The current crisis in Ukraine has many a politician and pundit in both Washington and Moscow drawing parallels with the dangerous days of the Cold War. “Welcome to Cold War Two,” said one leading US Russia expert as the Obama administration eyed sanctions against Moscow leaders in the face of possible Russian annexation of Crimea. Meanwhile, Vladimir Putin’s chief propagandist issued a thinly-veiled threat suggesting Russia could turn the United States into “radioactive dust” with it’s ‘bigger-than-yours,’ 8,500-warhead nuclear mega-arsenal.
Relations between Washington and Moscow are at their lowest ebb since before the fall of the Berlin Wall. But things are nowhere near as bad as in the bad old days of yore. Here are the five most dangerous moments in postwar US-Soviet relations:
5- Superpower Thermonuclear Tests (1953): The US and USSR both tested their first thermonuclear, or hydrogen, bombs within months of each other in 1953. Two-stage thermonuclear bombs are exponentially more powerful than the first-generation atomic bombs of the sort used by the United States when it waged nuclear warfare against Japan at the end of World War II. The ‘Doomsday Clock,’ an internationally-recognized countdown to possible nuclear war, was set at two minutes to midnight in the wake of the superpower H-bomb tests, the closest it’s ever been to the apocalyptic 12:00 hour.
4- USSR’s First Atomic Bomb Test (1949): From 1945 until the summer of 1949, the US reigned supreme as the world’s only atomic power. The United States, unscathed by the ravages of a war that saw 20 million Russians die and much of the USSR reduced to ruin, took advantage its nuclear monopoly to expand its global hegemony, encircling the Soviets with troops, bases and hostile allied nations. Moscow scrambled to build a nuke of its own, and in 1949 successfully tested the nation’s first atomic bomb. Americans gasped a collective breath of fear, then set to stoking a furious nuclear arms race, ushering in the most dangerous era in recorded human history.
3- Able Archer 83 (1983): Many Cold War historians consider this period in late 1983 to be the closest the superpowers had come to nuclear war since the 1962 Cuban Missile Crisis. US-led NATO powers conducted frighteningly realistic war games called Able Archer 83 in November, replete with encoded communications unknown to Soviet intelligence and a simulated of DEFCON 1 nuclear alert, the highest stage of US readiness.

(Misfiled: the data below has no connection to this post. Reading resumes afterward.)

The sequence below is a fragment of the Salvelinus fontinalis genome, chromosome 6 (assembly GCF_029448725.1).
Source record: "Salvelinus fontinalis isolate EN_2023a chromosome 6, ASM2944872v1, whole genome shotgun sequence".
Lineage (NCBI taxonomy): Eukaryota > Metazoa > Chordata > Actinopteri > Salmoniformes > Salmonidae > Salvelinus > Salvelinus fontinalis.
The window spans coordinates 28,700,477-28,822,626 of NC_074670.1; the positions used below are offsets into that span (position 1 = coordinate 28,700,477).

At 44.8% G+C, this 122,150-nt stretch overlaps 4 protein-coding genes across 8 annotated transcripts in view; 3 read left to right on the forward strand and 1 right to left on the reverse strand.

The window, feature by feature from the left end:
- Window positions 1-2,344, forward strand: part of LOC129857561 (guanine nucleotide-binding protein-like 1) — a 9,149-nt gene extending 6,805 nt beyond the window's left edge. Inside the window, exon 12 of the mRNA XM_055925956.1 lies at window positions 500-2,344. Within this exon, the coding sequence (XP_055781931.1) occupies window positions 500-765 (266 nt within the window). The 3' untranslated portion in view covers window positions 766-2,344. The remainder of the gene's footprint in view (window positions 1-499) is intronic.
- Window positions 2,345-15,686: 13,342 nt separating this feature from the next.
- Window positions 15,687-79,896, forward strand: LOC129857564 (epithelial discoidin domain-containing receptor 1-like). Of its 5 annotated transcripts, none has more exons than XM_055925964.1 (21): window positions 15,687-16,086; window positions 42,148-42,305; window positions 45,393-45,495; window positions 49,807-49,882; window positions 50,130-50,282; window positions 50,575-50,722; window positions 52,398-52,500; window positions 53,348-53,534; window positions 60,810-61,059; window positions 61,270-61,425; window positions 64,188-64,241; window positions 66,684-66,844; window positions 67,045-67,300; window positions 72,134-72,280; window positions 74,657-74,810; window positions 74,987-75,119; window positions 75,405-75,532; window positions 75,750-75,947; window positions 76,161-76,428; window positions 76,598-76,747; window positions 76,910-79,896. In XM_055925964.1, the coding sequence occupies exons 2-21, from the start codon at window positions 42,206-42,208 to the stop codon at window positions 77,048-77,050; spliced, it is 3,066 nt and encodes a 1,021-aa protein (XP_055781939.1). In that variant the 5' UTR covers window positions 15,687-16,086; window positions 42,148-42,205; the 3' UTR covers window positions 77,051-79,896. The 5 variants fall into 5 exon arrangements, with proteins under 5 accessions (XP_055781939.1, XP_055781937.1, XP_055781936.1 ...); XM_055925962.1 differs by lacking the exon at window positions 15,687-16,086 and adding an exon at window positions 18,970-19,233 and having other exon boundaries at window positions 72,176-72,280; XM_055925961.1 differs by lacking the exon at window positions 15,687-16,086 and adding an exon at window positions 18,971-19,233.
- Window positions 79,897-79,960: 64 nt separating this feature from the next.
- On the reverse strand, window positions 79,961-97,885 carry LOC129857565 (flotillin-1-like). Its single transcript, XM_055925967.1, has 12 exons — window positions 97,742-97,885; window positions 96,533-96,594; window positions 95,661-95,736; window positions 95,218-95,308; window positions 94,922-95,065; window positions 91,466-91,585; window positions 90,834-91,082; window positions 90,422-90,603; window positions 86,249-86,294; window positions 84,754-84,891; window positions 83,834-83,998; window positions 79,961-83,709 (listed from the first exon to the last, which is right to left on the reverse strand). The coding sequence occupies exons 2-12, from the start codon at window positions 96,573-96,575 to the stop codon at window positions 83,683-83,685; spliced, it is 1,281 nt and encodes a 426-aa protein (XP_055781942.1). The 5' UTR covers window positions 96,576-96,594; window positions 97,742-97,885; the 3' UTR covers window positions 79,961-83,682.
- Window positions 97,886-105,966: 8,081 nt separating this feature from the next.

Add to all this President Reagan’s bellicose “evil empire” rhetoric and potentially game-changing Strategic Defense Initiative (“Star Wars”), along with the first deployment of US Pershing II intermediate range ballistic missiles in Germany– within easy striking distance of all Warsaw Pact nations, and it’s easily understandable why some Soviet military leaders were convinced the United States was getting ready to launch a first-strike nuclear war, which Russian leaders correctly feared was Pentagon policy.
Throw in the USSR’s sudden shoot-down of Korean Airlines Flight 007 (which had strayed into Soviet airspace), an attack that killed 62 Americans including a sitting member of Congress, and there was a very real potential for the Cold War to go hot in the fall of ’83.
2- Berlin Crisis (1961): When Soviet Premier Nikita Khrushchev issued an ultimatum demanding US, British and French withdrawal from occupied West Berlin, an enclave deep in the heart of communist East Germany, the Western allies dug in to defend the city. “We seek peace, but we shall not surrender,” declared a resolute President Kennedy, who responded to the crisis with a massive military buildup. Meanwhile, Moscow and its East German puppet government set about establishing ‘facts on the ground’ by building the infamous wall dividing Berlin, a city that had once again become the front line in a Cold War which, had it gone hot, threatened the extinction of all humanity.
1- Cuban Missile Crisis (1962): The US had long established an archipelago of hostile allied nations, military bases and nuclear missiles virtually surrounding the Soviet Union by the time Moscow snuck some missiles capable of striking much of the eastern United States into Cuba, where Fidel Castro’s successful revolution had taken a decidedly pro-Moscow turn even before the CIA attempted to destroy it in the ill-fated Bay of Pigs fiasco. Russian missiles within 100 miles of US soil were unacceptable to the Kennedy administration, still reeling from Berlin and the Bay of Pigs and sinking ever-deeper into the quagmire of Vietnam. A tense standoff ensued, escalating in late October as the US imposed a naval blockade of the island nation.
Kennedy proved a steady leader as a series of potentially catastrophic missteps that brought the world to the brink of nuclear warfare ensued and, with a little help from an unknown Russian submariner named Vasili Arkhipov, who refused to assent to the firing of nuclear-armed torpedoes after his sub was damaged by a US depth charge, the world was able to breathe a deep sigh of relief after America and Russia “stood eyeball to eyeball” in the biggest gamble of brinksmanship the world has ever known.